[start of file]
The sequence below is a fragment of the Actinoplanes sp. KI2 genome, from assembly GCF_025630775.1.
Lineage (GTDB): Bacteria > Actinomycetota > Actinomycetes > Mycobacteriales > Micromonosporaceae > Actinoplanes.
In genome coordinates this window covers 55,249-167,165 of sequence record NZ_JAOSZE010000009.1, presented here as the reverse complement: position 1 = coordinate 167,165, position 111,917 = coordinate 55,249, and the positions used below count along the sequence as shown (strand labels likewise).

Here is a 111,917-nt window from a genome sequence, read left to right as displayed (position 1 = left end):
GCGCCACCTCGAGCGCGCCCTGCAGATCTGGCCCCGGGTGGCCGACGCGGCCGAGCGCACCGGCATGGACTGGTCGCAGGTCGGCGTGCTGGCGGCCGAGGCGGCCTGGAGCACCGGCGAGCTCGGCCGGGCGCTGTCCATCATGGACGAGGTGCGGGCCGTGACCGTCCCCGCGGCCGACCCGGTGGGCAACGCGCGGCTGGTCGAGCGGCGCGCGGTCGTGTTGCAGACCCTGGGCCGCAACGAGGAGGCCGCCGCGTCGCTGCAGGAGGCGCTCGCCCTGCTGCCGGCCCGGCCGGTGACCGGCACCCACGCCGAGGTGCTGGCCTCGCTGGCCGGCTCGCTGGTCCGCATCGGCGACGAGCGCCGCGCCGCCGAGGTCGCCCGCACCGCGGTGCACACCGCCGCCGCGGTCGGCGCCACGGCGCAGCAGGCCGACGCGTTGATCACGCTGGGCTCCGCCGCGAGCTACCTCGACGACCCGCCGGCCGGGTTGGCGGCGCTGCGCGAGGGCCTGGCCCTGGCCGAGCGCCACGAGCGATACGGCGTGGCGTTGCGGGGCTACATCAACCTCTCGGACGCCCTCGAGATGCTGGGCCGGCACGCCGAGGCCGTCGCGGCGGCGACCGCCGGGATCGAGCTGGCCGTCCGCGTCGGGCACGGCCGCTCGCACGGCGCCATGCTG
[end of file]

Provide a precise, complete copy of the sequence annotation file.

The sequence below is a fragment of the Actinoplanes sp. KI2 genome, from assembly GCF_025630775.1.
Lineage (GTDB): Bacteria > Actinomycetota > Actinomycetes > Mycobacteriales > Micromonosporaceae > Actinoplanes.
In genome coordinates this window covers 55,249-167,165 of sequence record NZ_JAOSZE010000009.1, presented here as the reverse complement: position 1 = coordinate 167,165, position 111,917 = coordinate 55,249, and the positions used below count along the sequence as shown (strand labels likewise).

Here is a 111,917-nt window from a genome sequence, read left to right as displayed (position 1 = left end):
GCGCCACCTCGAGCGCGCCCTGCAGATCTGGCCCCGGGTGGCCGACGCGGCCGAGCGCACCGGCATGGACTGGTCGCAGGTCGGCGTGCTGGCGGCCGAGGCGGCCTGGAGCACCGGCGAGCTCGGCCGGGCGCTGTCCATCATGGACGAGGTGCGGGCCGTGACCGTCCCCGCGGCCGACCCGGTGGGCAACGCGCGGCTGGTCGAGCGGCGCGCGGTCGTGTTGCAGACCCTGGGCCGCAACGAGGAGGCCGCCGCGTCGCTGCAGGAGGCGCTCGCCCTGCTGCCGGCCCGGCCGGTGACCGGCACCCACGCCGAGGTGCTGGCCTCGCTGGCCGGCTCGCTGGTCCGCATCGGCGACGAGCGCCGCGCCGCCGAGGTCGCCCGCACCGCGGTGCACACCGCCGCCGCGGTCGGCGCCACGGCGCAGCAGGCCGACGCGTTGATCACGCTGGGCTCCGCCGCGAGCTACCTCGACGACCCGCCGGCCGGGTTGGCGGCGCTGCGCGAGGGCCTGGCCCTGGCCGAGCGCCACGAGCGATACGGCGTGGCGTTGCGGGGCTACATCAACCTCTCGGACGCCCTCGAGATGCTGGGCCGGCACGCCGAGGCCGTCGCGGCGGCGACCGCCGGGATCGAGCTGGCCGTCCGCGTCGGGCACGGCCGCTCGCACGGCGCCATGCTG